How do you get a 45,000 pound plane up to launch speed on a 270-foot aircraft carrier runway? With a giant, steam-powered catapults of course. Jörg Sprave would be so proud.
The modern aircraft catapult, part of the CATOBAR (Catapult Assisted Take Off But Arrested Recovery) system, consists of a towbar, which attaches to the landing gear under the plane's nose, connected to a shuttle. The shuttle then connects to a metal lug that pokes up through a slit in the deck and is itself attached to a pair of below-deck pistons. These pistons sit in parallel cylinders, 18-inch diameter and about 100 yards long, which are "charged" with high-pressure steam from the carrier's reactors.
Once the cylinders are sufficiently charged — too little pressure and the plane takes a dip in the ocean, too much pressure and the shuttle will rip the front end of the plane off — the aircraft opens up its throttle (for added thrust) and the catapult officer releases a lock on the pistons. This causes the pistons to slam forward, accelerating the plane down the runway and off the end of the carrier — going from 0 to 165 MPH in two seconds.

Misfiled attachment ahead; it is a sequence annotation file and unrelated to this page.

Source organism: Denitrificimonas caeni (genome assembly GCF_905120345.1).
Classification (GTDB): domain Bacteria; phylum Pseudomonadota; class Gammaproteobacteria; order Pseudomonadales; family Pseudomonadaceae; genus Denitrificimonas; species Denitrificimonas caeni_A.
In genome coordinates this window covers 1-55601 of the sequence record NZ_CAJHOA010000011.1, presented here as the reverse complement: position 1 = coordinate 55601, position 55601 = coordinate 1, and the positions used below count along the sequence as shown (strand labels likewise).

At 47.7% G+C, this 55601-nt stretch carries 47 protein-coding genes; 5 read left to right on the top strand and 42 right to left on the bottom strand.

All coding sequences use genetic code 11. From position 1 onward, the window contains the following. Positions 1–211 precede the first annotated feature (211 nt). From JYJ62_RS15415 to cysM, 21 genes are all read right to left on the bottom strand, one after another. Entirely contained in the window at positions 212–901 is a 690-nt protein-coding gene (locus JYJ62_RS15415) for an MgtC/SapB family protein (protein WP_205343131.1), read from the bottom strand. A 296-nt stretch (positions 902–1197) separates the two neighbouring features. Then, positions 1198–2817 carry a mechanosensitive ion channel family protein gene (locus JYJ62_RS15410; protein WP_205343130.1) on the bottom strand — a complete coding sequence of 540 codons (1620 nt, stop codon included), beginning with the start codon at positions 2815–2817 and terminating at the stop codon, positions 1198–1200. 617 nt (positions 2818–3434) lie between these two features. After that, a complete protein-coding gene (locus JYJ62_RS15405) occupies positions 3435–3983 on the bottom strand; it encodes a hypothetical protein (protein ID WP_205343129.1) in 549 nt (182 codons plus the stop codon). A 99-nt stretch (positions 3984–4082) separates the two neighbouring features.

To keep the shuttle from simply careening into the end of its track (or clear into the ocean) at 165 MPH, carriers employ a water brake system to slow it down with out damage. This consists of a horizontal dashpot filled with aerated seawater. The resistance this water provides slows and eventually stops the charging pistons. [Wikipedia - US Navy Aircraft History - How Stuff Works - Electronic Aviation]
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